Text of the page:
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Vaccine. 2003 Jun 2;21(19-20):2541-7.

The incidence of shingles and its implications for vaccination policy.

Author information

1
Birmingham Research Unit of the Royal College of General Practitioners, Lordswood House, 54 Lordswood Road, Harborne, Birmingham B17 9DB, UK.

Abstract

A vaccine is now available to prevent varicella-zoster infection, but its place in routine preventive care is not yet determined. The age specific incidence of shingles was examined separately by gender and age groups (15-24, 25-44, 45-64, 65-74 and 75 years and more) over the years 1994-2001. These incidence data were applied to national available data for the UK on current life expectancy to calculate the risk of shingles infections at varying ages. The potential benefit of an effective vaccine was estimated using three models of vaccine efficacy applied separately to males and females at ages 50, 60 and 65 years and assuming vaccination at a single age. Similar calculations were made using a two dose strategy at age 45 and 65 years and at age 50 and 70 years. The cost per case saved was estimated from a vaccination cost of pound 40 per dose. The probability of having had an attack of shingles before age 45 years is 8.6% for males and 10.5% for females, The risk of acquiring shingles over an expected lifetime (assuming no preventive vaccination) for males aged 45 years is 22% and for females 32%. Whichever vaccine efficacy model was chosen, a single vaccination policy at age 65 years was the most favourable option in both males and females. A two age vaccination policy was estimated to increase the cost per case saved by 30% over a single age policy but administration at age 50 and 70 years substantially increased the number of cases saved as compared with a single age policy and was potentially better than vaccination at 45 and 65 years.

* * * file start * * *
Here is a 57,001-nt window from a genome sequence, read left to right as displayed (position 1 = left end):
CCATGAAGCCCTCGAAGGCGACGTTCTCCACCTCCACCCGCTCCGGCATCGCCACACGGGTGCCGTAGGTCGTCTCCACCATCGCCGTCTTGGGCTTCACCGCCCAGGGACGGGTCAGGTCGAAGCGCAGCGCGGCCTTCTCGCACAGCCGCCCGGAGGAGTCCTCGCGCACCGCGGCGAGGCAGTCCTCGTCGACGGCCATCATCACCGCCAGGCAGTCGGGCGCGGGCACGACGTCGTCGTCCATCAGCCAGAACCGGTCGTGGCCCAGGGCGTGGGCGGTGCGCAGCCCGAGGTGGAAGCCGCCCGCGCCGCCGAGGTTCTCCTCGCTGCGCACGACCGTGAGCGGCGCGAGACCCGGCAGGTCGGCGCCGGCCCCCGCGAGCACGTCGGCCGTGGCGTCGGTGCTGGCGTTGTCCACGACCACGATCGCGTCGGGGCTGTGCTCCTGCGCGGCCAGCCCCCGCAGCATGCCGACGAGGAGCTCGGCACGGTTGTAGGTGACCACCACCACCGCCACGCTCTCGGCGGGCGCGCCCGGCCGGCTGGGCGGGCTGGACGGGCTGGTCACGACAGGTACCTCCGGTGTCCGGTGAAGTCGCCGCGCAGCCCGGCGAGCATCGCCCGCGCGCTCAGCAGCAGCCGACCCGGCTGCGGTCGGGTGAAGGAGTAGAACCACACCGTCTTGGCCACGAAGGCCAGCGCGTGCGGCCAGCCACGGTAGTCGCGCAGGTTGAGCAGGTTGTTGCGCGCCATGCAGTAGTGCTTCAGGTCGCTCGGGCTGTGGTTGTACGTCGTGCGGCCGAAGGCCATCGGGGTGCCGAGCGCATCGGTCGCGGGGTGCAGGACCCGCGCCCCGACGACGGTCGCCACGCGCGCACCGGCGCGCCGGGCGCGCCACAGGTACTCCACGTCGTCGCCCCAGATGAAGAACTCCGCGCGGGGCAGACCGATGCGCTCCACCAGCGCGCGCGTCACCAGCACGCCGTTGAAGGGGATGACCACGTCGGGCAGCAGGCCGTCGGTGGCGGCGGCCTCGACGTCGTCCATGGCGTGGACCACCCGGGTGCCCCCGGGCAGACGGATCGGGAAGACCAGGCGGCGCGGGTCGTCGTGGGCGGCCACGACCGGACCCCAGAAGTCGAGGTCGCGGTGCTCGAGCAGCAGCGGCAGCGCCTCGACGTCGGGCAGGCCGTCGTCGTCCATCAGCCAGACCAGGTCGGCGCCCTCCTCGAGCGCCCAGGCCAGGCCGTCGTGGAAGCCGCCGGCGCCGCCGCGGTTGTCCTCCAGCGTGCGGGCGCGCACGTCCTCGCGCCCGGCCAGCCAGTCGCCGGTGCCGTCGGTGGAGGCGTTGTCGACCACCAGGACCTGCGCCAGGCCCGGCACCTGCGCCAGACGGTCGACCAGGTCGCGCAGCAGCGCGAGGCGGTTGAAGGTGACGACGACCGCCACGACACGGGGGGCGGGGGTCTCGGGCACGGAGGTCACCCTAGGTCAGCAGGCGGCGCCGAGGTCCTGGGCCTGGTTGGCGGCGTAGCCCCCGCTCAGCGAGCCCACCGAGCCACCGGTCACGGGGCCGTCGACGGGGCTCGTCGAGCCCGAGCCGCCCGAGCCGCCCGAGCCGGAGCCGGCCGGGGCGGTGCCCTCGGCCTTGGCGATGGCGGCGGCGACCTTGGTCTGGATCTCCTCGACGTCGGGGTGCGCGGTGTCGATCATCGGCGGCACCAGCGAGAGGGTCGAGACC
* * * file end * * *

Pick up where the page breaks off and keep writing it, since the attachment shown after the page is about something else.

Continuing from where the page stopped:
PMID:
12744889
DOI:
10.1016/s0264-410x(03)00034-3
[Indexed for MEDLINE]

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